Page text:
Today is my stop on The Shell Collector blog tour and I am here today to share with you all a guest post by Robert Lyons!
Title: The Shell Collector Publisher: Clink Street Publishing Published: 26th September 2019 Format: Paperback Source:: N/A Add It:Amazon UK. Goodreads. Summary: 1973: the year of the oil crisis, the secondary banking collapse, the three day working week and the collapse of the stock market. In a riotous ride through the City of London we meet the characters and events that filled the social and City pages of the press in that roller-coaster year.
Guy Magnus, an ambitious young share dealer, makes a daring takeover bid in the face of opposition from the City Establishment. Will he follow their rules, or his own: never to fall in love with a deal? Will he come to repent his challenge to the powers-that-be? Is Guy’s story fiction or fact? Was a Norfolk Broads canal boat really moored in the marina of Monte Carlo? Did a Henry Moore sculpture really become the most expensive work of art in the world? And did a bet for a lunch at Maxim’s for the first to make a million, Guy or his friend and rival Harry Griffin, bring a merchant bank to the verge of collapse?
THE SHELL COLLECTOR tells a cautionary tale of the City when its buccaneering spirit was at a peak. Whether true or false, it is never less than entertaining.
By Robert Lyons
Anthony Trollope: He Knew He Was Right I have read practically every Trollope book; while I enjoyed the better-known Barsetshire and Palliser novels, for me the real riches lie in some of the less popular, of which this is a stand-out. One can only aspire hopelessly to match Trollope’s depiction of character (I fear unpopularity when I compare this with Dickens’s habit of caricature). He draws us in by enmeshing his characters in circumstances they themselves have created, and from which they are unable to extricate themselves. Okay, so Shakespeare did it first, and with sublime poetry; but Trollope lags not too far behind.
Jane Austin: Pride and Prejudice Sheer delight. It’s the manners here, not the characters, which for me are not so finely drawn as Trollope’s. For me, she is the Franz Schubert of authors (if you don’t believe me, listen to his piano trios).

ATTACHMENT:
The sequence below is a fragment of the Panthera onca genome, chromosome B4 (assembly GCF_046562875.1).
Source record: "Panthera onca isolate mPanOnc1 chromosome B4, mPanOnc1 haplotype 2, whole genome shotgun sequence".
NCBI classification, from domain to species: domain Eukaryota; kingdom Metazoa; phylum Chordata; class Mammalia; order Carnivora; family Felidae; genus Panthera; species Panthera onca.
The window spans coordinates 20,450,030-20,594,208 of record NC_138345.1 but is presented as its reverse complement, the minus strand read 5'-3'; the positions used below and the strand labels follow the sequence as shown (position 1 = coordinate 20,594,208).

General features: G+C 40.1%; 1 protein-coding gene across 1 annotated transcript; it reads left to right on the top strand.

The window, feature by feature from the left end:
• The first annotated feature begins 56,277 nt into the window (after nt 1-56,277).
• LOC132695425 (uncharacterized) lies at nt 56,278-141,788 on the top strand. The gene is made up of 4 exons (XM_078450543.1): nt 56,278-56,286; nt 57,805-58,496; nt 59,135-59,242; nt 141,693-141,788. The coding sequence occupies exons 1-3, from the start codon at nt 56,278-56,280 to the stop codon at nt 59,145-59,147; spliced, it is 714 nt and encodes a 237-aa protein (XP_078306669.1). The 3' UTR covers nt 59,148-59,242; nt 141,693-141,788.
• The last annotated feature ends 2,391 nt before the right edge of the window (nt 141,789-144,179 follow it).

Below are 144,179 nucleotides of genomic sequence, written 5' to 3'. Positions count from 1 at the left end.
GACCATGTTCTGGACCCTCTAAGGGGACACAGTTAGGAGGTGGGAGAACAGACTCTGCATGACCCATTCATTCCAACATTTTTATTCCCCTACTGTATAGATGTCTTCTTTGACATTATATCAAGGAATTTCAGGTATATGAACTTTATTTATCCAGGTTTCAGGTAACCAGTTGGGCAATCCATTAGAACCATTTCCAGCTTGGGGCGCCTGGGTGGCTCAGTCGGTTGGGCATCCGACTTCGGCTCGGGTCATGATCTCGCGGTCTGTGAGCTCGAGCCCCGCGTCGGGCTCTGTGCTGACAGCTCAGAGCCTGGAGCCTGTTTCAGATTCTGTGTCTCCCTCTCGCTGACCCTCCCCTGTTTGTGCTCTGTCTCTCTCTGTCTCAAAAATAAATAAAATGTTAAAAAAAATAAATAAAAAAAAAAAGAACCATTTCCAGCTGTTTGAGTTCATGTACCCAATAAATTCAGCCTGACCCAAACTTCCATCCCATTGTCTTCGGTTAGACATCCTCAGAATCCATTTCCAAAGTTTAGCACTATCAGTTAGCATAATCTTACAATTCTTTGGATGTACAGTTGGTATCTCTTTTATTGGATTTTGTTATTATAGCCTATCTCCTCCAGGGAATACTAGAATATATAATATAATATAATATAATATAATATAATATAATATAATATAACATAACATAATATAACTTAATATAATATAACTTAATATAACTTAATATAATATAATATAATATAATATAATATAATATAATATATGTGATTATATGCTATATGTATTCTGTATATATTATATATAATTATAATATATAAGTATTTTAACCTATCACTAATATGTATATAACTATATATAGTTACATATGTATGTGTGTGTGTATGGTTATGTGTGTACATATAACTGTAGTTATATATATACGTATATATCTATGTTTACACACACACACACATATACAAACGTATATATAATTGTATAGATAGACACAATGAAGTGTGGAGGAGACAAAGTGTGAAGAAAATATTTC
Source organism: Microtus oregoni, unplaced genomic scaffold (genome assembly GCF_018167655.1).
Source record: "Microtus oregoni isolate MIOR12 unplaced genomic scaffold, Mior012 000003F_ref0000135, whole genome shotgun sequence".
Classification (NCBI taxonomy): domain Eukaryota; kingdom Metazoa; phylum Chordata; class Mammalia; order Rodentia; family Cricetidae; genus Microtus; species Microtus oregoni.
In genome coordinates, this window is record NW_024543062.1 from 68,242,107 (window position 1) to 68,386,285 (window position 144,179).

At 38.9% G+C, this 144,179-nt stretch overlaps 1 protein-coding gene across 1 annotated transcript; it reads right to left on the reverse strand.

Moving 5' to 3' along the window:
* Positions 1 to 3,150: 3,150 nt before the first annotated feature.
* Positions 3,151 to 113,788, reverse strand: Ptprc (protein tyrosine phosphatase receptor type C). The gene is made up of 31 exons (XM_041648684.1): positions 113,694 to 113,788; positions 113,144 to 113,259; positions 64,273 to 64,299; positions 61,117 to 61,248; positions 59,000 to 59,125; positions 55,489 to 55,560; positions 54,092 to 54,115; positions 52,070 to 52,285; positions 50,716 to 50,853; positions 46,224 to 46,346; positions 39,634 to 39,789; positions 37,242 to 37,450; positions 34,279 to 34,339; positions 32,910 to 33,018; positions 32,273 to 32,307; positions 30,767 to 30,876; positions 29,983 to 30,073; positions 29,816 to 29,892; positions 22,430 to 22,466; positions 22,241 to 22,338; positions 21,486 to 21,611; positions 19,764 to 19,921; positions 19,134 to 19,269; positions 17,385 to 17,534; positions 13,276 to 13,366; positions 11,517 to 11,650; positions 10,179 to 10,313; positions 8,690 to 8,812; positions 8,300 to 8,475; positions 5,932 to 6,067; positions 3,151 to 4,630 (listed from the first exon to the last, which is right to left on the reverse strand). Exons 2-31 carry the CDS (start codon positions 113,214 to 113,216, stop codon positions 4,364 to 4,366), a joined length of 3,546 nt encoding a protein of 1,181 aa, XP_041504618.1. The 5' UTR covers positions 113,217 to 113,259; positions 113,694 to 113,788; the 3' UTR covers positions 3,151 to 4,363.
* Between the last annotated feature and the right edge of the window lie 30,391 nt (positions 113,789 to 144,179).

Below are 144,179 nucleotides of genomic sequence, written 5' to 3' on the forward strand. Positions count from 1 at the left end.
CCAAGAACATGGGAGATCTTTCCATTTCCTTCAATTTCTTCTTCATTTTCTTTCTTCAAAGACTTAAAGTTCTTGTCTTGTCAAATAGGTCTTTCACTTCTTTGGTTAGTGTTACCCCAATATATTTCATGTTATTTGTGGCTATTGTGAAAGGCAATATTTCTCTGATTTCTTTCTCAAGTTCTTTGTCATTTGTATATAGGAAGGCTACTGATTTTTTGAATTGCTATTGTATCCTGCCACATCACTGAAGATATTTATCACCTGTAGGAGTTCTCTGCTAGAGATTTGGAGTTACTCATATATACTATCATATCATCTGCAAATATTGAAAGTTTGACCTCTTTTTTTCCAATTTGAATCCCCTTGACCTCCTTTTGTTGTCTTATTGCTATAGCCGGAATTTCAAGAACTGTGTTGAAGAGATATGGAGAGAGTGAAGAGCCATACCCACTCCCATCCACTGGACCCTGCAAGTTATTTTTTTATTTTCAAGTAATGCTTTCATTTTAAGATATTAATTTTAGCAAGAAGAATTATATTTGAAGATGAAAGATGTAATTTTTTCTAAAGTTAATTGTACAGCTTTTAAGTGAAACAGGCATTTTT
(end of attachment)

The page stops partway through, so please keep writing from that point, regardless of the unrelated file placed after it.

George Eliot: Daniel Deronda This is an extraordinarily sensitive and moving book. The main characters, Daniel, Gwendolen, Mordecai and Mirah all attract our sympathy, and the author’s search (more than research) into the world of Kabbalah is fascinating.
But is this getting boring? Can’t we please get out of the nineteenth century and into the twentieth?
Philip Roth: The Plot Against America Because it’s so apposite in a world of Trumpery, and deeply scary. If you like this, you’ll love Sinclair Lewis: It Can’t Happen Here.
Ian McEwan: Saturday Brilliant research illuminating a credible but often frightening story.
John Le Carré: The Constant Gardener I’m one of his devoted fans. He is a storyteller, which I aspire to be; all his tales are guided by a moral compass, which I regret mine does not have.
A biography and a history
Robert Caro: The Years of Lyndon Baines Johnson Utterly compelling: the best researched biography ever. I have read the first four volumes and eagerly await the fifth; at around ten years per volume, the last two will depend on the author’s longevity (and mine).
Adam Zamoyski: 1812 Napoloeon’s Fatal March on Moscow A toss-up between this and Anthony Beevor’s Stalingrad for their descriptions of the sheer hopelessness of trying to invade Russia in winter.
Three more I read so long ago that all I remember of them is how much I enjoyed them; what I should do now is read them again (as I did War and Peace):
Joseph Heller: Catch 22
Boris Pasternak: Dr Zhivago
Peter Carey: Oscar and Lucinda
And one off the wall, to brag to you and remind myself I once did it:
Joanot Martorell: Tirante el Blanco (a Golden Age romance, in the old Castilian version). I discovered it when reading Cervantes’s Don Quixote: it was, he said, the one book the Inquisition must not be allowed to burn. So I found and read it, and it was a thing of pure delight.
About the Author
Born in Leeds and educated at Rugby School and Oxford University, Robert Lyons spent seventeen years working for retailing conglomerate UDS Group plc., starting as a door-to door credit salesman in Glasgow before rising to run the parent company’s property management and development operations at its London head office. In 1974, he spent three months at the Harvard Business School on its Program for Management Development. On returning to London, he was appointed to the Group board, and to the board of Allders Department Stores, of which he became chairman in 1979. In 1983 the UDS Group was taken over by Hanson Trust plc, and Lyons left corporate life behind to move into property investment. Married with two children and six grandchildren, Lyons has lived in Highgate, north London, since 1968..